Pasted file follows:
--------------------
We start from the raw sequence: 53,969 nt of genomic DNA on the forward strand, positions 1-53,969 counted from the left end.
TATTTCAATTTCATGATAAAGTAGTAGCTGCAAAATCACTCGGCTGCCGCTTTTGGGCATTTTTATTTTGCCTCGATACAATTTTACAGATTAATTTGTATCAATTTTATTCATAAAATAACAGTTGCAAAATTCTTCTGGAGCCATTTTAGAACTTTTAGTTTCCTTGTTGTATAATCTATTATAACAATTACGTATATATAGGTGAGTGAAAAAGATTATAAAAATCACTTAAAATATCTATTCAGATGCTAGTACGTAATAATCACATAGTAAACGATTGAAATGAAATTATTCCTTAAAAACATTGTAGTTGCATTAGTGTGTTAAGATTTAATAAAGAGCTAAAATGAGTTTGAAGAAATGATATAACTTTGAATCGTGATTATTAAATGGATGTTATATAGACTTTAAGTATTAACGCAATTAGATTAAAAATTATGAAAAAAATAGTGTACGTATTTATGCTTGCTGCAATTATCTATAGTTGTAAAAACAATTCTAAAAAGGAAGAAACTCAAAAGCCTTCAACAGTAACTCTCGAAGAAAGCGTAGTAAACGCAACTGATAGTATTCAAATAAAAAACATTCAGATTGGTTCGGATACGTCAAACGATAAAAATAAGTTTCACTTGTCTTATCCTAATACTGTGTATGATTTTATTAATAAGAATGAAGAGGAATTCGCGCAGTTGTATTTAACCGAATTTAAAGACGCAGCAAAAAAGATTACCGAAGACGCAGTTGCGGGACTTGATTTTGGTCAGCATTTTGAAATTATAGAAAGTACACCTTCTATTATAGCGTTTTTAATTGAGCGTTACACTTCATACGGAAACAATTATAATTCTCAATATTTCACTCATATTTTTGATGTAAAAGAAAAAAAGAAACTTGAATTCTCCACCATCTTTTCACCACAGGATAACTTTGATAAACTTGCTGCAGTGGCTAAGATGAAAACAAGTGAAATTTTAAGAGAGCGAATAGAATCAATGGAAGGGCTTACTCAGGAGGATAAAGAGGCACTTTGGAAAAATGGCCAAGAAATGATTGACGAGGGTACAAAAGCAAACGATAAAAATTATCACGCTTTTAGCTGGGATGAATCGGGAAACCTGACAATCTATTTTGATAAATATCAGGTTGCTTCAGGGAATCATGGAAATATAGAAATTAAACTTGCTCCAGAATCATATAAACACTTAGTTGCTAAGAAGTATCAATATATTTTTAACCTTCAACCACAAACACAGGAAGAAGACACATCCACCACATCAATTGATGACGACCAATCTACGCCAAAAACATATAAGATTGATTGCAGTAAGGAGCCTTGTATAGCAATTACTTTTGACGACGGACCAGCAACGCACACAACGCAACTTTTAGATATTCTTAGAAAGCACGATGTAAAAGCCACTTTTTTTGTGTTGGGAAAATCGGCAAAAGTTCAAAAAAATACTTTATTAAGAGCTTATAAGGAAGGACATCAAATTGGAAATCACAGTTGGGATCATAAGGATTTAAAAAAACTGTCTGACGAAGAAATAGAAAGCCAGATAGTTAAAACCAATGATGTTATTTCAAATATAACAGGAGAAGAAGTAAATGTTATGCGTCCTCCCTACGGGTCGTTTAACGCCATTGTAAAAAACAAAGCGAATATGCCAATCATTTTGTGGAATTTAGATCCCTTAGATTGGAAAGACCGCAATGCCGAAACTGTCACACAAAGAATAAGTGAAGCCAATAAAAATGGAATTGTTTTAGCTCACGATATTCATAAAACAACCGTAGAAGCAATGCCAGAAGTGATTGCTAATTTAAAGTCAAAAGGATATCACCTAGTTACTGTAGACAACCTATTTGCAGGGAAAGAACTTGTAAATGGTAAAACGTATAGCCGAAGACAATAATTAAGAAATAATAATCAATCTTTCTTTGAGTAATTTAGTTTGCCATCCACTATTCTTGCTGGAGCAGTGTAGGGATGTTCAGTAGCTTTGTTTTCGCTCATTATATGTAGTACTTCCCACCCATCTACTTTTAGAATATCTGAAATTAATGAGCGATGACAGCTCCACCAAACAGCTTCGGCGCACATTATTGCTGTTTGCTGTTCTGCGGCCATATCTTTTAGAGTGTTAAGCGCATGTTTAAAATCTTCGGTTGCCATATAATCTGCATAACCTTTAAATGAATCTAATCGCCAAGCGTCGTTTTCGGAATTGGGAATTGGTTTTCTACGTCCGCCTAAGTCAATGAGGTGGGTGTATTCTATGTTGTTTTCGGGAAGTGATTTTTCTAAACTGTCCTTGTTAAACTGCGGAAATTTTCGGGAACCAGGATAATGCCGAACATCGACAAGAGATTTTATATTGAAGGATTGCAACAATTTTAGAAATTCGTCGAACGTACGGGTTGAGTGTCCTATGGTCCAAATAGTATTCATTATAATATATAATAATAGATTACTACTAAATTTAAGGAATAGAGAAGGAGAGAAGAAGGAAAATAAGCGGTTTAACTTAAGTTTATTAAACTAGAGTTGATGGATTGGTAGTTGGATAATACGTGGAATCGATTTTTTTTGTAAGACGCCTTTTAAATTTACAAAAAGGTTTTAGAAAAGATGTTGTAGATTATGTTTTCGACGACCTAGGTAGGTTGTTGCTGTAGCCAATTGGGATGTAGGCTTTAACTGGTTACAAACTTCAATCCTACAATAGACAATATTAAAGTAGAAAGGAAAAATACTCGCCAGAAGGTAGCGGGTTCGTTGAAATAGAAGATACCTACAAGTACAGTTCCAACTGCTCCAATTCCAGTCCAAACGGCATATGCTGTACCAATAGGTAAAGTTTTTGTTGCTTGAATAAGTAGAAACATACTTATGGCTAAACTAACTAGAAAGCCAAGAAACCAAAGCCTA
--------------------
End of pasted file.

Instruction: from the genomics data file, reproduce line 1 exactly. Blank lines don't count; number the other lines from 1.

We start from the raw sequence: 53,969 nt of genomic DNA on the forward strand, positions 1-53,969 counted from the left end.